Transact-SQL (T-SQL)


T-SQL stands for Transact-SQL, which is Microsoft’s and Sybase’s proprietary extension to the SQL (Structured Query Language) used to interact with relational databases. T-SQL expands on the SQL standard to include procedural programming, local variables, various support functions for string processing, date processing, mathematics, etc. and changes to the DELETE and UPDATE statements.

T-SQL - Transact-SQL
T-SQL

Index





Creating a Database

The CREATE DATABASE statement has a required parameter: the name of the database. CREATE DATABASE also has many optional parameters, such as the disk location where you want to put the database files. When you execute CREATE DATABASE without the optional parameters, SQL Server uses default values for many of these parameters.

In a Query Editor window, type code:

CREATE DATABASE DataBaseName
GO

Press F5 to execute and a database named DataBaseName is created.

When you create a database, SQL Server makes a copy of the model database, and renames the copy to the database name. This operation should only take several seconds, unless you specify a large initial size of the database as an optional parameter.





Creating a Table

To create a table, you must provide a name for the table, and the names and data types of each column in the table. It is also a good practice to indicate whether null values are allowed in each column. To create a table, you must have the CREATE TABLE permission and the ALTER SCHEMA permission on the schema that will contain the table. The db_ddladmin fixed database role has these permissions.

In a Query Editor window, type and execute the following code to create a table named Products.

CREATE TABLE Products  
(ProductID int PRIMARY KEY NOT NULL,
ProductName varchar(25) NOT NULL,
Price money NULL,
ProductDescription varchar(max) NULL)
GO

Insert and Update

The basic syntax is: INSERT, table name, column list, VALUES, and then a list of the values to be inserted. The two hyphens in front of a line indicate that the line is a comment and the text will be ignored by the compiler. In this case, the comment describes a permissible variation of the syntax.

INSERT Products (ProductID, ProductName, Price, ProductDescription)  
VALUES (1, 'Clamp', 12.48, 'Workbench clamp')
GO

Type and execute the following UPDATE statement to change the ProductName of the second product from Screwdriver, to Flat Head Screwdriver.

UPDATE Products  
SET ProductName = 'Flat Head Screwdriver'
WHERE ProductID = 50
GO

Read Data

The SELECT statement is one of the most important Transact-SQL statements, and there are many variations in the syntax.

Read the data in a table

-- The basic syntax for reading data from a single table  
SELECT ProductID, ProductName, Price, ProductDescription
FROM Products
GO

You can use an asterisk (*) to select all the columns in the table. The asterisk is for ad hoc queries. In permanent code, provide the column list so that the statement returns the predicted columns, even if a new column is added to the table later.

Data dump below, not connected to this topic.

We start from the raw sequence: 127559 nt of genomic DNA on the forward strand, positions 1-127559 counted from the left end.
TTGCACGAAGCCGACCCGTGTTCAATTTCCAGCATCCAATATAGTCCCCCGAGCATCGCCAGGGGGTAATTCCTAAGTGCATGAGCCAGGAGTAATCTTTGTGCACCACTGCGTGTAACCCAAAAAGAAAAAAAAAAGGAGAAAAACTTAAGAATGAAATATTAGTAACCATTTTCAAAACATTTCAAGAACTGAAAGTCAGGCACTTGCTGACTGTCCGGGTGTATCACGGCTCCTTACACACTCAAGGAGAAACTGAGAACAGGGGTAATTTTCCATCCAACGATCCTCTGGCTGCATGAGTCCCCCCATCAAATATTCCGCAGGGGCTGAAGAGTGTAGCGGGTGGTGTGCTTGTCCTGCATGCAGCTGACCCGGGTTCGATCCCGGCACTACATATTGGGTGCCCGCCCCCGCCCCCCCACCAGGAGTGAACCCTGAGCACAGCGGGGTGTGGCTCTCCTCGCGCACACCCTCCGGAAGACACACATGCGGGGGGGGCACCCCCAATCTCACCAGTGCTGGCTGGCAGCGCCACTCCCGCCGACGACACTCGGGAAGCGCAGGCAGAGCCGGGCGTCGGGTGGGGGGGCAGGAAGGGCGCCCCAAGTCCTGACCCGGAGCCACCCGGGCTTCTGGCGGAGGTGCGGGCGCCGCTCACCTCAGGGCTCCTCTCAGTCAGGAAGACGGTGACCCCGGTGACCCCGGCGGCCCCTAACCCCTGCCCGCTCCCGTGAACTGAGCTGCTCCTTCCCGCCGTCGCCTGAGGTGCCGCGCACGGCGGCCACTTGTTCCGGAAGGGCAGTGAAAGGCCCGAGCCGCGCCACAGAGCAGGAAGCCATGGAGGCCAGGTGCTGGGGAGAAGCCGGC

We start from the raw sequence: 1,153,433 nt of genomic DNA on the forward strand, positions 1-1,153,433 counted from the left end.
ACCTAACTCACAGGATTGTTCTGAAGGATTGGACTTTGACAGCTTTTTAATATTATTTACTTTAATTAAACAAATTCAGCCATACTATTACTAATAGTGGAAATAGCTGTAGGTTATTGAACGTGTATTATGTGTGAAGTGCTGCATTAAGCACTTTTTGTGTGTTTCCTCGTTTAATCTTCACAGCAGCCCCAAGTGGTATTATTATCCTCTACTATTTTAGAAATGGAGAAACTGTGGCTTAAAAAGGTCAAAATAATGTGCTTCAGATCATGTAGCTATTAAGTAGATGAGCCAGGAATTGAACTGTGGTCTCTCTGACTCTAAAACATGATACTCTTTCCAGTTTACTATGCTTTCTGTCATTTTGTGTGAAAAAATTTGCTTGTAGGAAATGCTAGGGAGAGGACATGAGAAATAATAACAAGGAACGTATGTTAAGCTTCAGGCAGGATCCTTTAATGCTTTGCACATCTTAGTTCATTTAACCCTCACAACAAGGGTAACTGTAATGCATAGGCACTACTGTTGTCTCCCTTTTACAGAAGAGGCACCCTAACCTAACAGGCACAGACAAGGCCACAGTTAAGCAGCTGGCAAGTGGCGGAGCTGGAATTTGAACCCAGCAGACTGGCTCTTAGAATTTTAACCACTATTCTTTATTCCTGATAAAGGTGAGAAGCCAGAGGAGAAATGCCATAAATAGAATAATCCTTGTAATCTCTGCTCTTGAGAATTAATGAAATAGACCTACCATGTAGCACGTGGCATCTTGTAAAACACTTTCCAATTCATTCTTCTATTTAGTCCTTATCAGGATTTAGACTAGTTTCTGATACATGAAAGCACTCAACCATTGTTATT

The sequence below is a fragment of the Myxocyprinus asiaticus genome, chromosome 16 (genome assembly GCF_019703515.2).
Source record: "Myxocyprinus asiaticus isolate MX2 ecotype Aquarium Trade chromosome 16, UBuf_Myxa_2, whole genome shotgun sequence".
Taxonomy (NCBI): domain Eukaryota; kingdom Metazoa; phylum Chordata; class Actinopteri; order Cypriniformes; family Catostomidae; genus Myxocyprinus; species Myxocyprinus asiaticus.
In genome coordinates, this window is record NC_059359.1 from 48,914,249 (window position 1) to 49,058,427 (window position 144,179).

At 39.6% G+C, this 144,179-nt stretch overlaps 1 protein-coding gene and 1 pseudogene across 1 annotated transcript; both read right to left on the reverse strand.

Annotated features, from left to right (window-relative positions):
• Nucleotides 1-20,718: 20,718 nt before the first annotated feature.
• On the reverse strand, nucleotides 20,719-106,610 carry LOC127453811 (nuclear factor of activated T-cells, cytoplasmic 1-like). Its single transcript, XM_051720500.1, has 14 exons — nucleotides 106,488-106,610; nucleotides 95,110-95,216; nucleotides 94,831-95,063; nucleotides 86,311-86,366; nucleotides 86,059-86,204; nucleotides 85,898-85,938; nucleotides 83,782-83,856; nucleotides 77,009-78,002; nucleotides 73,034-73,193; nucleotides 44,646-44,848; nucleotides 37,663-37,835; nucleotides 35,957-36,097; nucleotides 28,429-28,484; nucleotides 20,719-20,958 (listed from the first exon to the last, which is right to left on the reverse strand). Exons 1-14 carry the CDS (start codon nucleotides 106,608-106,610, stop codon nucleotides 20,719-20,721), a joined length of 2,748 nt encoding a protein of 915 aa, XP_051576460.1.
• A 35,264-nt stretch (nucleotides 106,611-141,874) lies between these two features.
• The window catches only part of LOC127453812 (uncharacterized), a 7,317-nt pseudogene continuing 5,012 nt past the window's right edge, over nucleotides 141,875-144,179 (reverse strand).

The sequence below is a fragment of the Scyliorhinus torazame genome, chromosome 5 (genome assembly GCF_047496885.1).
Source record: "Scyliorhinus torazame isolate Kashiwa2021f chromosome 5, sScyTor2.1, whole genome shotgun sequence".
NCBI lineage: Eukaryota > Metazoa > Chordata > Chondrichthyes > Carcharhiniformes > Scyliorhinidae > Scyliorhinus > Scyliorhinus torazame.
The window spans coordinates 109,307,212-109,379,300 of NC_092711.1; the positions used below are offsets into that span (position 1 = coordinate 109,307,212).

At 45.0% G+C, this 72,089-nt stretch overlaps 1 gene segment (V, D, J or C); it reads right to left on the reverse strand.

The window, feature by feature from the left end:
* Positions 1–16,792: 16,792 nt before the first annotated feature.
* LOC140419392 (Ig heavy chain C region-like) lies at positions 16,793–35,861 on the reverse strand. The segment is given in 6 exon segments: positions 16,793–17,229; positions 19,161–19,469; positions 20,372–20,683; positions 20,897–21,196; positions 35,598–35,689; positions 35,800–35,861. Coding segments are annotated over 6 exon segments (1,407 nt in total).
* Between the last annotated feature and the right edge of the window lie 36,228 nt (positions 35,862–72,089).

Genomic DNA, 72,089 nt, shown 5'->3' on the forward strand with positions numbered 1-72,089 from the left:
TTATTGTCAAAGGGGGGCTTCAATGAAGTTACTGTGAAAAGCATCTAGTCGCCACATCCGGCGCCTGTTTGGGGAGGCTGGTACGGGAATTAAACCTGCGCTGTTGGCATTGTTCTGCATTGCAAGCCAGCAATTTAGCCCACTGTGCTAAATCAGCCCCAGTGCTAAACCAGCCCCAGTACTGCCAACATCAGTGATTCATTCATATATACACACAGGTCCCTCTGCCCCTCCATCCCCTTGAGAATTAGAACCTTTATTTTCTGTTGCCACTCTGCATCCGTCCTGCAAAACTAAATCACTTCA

-- Returns all columns in the table  
-- Does not use the optional schema, dbo
SELECT * FROM Products
GO

You can use a WHERE clause to limit the rows that are returned to the user.

-- Returns only two of the records in the table  
SELECT ProductID, ProductName, Price, ProductDescription
FROM dbo.Products
WHERE ProductID < 60
GO

You can work with the values in the columns as they are returned. The following example performs a mathematical operation on the Price column. Columns that have been changed in this way will not have a name unless you provide one by using the AS keyword.

-- Returns ProductName and the Price including a 15% tax  
-- Provides the name CustomerPays for the calculated column
SELECT ProductName, Price * 1.15 AS CustomerPays
FROM dbo.Products
GO

Create a Stored Procedure

The following statement creates a stored procedure name pr_Names, accepts an input parameter named @VarPrice of data type money. The stored procedure prints the statement Products less than concatenated with the input parameter that is changed from the money data type into a varchar(10) character data type. Then, the procedure executes a SELECT statement on the view, passing the input parameter as part of the WHERE clause. This returns all products that cost less than the input parameter value.

CREATE PROCEDURE pr_Names @VarPrice money  
AS
BEGIN
-- The print statement returns text to the user
PRINT 'Products less than ' + CAST(@VarPrice AS varchar(10));
-- A second statement starts here
SELECT ProductName, Price FROM vw_Names
WHERE Price < @varPrice;
END
GO

To test the stored procedure, type and execute the following statement. The procedure should return the names of the two products entered into the Products table in Lesson 1 with a price that is less than 10.00.

EXECUTE pr_Names 10.00;  
GO

What’s next?

To learn more about T-SQL we suggest the following book available on Amazon: T-SQL Fundamentals by Itzik Ben-GanOpens in a new tab..




Basic T-SQL Video Tutorial

Getting Started with T-SQL using SQL Server Management Studio





Web Resources

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